The trend today is toward disintermediation. The Internet has facilitated a certain amount of disintermediation by making it easier for consumers and businesses to contact one another without going through any middlemen. The Internet has also made it easier for buyers to shop for the lowest prices on products. Today, most people book trips online without going through travel agents. People also shop for homes online rather than using real estate agents. To remain in business, resellers need to find new ways to add value to products.

A Nationwide Insurance ad that shows paint flowing off of a building and onto the parking lot.
Figure 8.7: Be glad you’re not the owner of this parking lot because it’s going to need a lot of cleanup. This Nationwide Insurance ad drives home the point that close personal contact with your insurance agent might be a good idea.
Michael Dell sitting in a chair, speaking.
Figure 8.8: Michael Dell, founder of the worldwide corporation Dell, Inc., initially made and sold computers to buyers by telephone out of his college dorm room.

However, for some products, disintermediation via the Internet doesn’t work so well. Insurance is an example. You can buy it online directly from companies, but many people want to buy through an agent they can talk to for advice.

Sometimes it’s simply impossible to cut out middlemen. Would the Coca-Cola Company want to take the time and trouble to personally sell you an individual can of Coke? No. Coke is no more capable of selling individual Cokes to people than Santa is capable of delivering toys to children around the globe. Even Dell, which initially made its mark by selling computers straight to users, now sells its products through retailers such as Best Buy as well. Dell found that to compete effectively, its products needed to be placed in stores alongside Hewlett-Packard, Acer, and other computer brands (Kraemeer & Dedrick, 2008).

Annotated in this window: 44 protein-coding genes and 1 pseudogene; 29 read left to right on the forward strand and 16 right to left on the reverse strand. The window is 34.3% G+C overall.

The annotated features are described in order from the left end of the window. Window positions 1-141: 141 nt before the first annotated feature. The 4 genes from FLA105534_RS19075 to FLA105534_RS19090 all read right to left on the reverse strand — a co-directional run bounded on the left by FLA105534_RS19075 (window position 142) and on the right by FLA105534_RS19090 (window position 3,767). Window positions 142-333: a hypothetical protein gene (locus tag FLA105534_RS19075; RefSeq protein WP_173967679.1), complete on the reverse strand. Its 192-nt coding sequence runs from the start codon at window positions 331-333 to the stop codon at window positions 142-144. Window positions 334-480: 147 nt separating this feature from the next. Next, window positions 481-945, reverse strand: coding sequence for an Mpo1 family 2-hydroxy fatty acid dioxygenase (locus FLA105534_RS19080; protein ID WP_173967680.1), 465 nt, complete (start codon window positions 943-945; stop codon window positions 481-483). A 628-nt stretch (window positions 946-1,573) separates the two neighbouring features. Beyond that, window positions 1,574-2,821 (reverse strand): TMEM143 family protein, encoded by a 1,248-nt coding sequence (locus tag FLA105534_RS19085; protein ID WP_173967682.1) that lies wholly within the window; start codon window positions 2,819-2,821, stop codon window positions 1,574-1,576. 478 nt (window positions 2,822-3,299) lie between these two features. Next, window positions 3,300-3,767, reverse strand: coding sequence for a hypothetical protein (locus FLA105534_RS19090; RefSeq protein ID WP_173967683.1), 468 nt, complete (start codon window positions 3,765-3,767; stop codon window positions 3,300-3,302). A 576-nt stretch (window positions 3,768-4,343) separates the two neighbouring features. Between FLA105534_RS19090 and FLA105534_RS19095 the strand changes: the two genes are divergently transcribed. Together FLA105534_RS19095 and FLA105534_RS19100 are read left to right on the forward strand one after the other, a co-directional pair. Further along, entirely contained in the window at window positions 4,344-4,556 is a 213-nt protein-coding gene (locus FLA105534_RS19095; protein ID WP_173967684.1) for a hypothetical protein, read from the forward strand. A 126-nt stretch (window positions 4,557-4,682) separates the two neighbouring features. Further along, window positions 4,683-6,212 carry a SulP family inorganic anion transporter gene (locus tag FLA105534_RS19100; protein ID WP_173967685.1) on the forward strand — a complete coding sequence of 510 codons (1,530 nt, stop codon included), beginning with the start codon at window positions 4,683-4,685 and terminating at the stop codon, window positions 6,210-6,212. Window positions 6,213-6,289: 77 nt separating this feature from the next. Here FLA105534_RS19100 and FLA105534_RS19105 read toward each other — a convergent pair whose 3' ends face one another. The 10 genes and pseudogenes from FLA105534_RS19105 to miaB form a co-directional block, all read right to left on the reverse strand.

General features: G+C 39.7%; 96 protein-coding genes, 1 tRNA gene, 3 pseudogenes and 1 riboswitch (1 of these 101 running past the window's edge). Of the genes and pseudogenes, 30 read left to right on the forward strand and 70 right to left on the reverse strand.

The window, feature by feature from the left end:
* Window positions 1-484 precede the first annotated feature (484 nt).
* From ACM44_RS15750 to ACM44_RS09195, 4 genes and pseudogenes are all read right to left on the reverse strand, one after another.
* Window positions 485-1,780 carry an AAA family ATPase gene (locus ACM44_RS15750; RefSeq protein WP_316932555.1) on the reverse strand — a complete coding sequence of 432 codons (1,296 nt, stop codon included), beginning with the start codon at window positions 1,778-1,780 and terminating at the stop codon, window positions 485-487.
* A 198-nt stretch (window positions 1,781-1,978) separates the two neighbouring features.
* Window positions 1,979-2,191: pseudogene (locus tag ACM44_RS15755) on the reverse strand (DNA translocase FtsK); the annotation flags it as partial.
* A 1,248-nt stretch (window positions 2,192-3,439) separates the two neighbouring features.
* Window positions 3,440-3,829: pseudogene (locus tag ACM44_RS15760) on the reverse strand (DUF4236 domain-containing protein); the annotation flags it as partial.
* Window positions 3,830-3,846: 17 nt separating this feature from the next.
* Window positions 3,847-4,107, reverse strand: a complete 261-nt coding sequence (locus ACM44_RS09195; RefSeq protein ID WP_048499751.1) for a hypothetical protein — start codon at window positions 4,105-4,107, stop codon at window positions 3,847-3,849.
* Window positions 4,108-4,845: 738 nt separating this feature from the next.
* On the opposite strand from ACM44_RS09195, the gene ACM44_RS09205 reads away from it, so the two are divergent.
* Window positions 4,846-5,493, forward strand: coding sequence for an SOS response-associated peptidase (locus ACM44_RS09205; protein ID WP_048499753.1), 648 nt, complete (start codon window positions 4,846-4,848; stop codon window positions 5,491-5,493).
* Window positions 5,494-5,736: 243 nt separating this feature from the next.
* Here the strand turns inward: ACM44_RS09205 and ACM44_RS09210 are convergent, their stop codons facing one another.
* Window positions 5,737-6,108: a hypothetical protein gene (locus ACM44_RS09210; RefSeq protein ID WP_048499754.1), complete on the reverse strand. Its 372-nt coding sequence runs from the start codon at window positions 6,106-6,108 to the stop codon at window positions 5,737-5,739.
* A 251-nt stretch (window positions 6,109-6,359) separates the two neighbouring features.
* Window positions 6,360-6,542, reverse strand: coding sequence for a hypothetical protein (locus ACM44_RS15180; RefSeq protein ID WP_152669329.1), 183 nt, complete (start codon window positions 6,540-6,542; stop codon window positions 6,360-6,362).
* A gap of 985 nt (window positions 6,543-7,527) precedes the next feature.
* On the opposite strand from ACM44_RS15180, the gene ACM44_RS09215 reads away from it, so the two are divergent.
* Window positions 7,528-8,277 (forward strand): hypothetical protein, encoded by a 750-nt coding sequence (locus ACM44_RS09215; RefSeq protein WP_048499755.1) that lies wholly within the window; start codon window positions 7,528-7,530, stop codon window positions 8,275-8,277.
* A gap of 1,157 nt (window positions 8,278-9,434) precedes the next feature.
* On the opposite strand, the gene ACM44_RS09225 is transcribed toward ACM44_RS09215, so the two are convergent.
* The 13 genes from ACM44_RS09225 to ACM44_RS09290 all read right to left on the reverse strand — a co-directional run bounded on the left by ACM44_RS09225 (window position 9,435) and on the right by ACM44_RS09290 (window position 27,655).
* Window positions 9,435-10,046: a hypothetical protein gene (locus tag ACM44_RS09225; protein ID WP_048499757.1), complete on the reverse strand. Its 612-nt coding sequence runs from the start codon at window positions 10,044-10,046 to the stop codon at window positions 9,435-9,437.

Share your knowledge about intermediaries here …

Multiple Channels and Alternate Channels

Marketing channels can get a lot more complex than the channels shown in Figure 8.4 “Typical Channels in Business-to-Consumer (B2C) Markets” and Figure 8.5 “Typical Channels in Business-to-Business (B2B) Markets”, though. Look at the channels in Figure 8.9 “Alternate Channel Arrangements”. Notice how in some situations, a wholesaler will sell to brokers, who then sell to retailers and consumers. In other situations, a wholesaler will sell straight to retailers or straight to consumers. Manufacturers also sell straight to consumers, and, as we explained, sell straight to large retailers like Target.


Alternate Channel Arrangements
Figure 8.9: Alternate Channel Arrangements

The point is that firms can and do utilize multiple channels. Take Levi’s, for example. You can buy a pair of Levi’s from a retailer such as Kohl’s, or you can buy a pair directly from Levi’s at one of the outlet stores it owns around the country. You can also buy a pair from the Levi’s Web site.

The key is understanding the different target markets for your product and designing the best channel to meet the needs of customers in each. Is there a group of buyers who would purchase your product if they could shop online from the convenience of their homes? Perhaps there is a group of customers interested in your product but they do not want to pay full price. The ideal way to reach these people might be with an outlet store and low prices. Each group then needs to be marketed to accordingly. Many people regularly interact with companies via numerous channels before making buying decisions.

A person texting on their iPhone.
Figure 8.10: In addition to selling products on TV and on the Web, QVC also sells them via its mobile message service. Customers can sign up to get alerts about products for sale and buy them on their cell phones.

Using multiple channels can be effective. At least one study has shown that the more marketing channels your customers utilize, the more loyal they are likely to be to your products (Fitzpatrick, 2005). Companies work hard to try to integrate their selling channels so users get a consistent experience. For example, QVC’s TV channel, Web site, and mobile service—which sends alerts to customers and allows them to buy products via their cell phones—all have the same look and feel.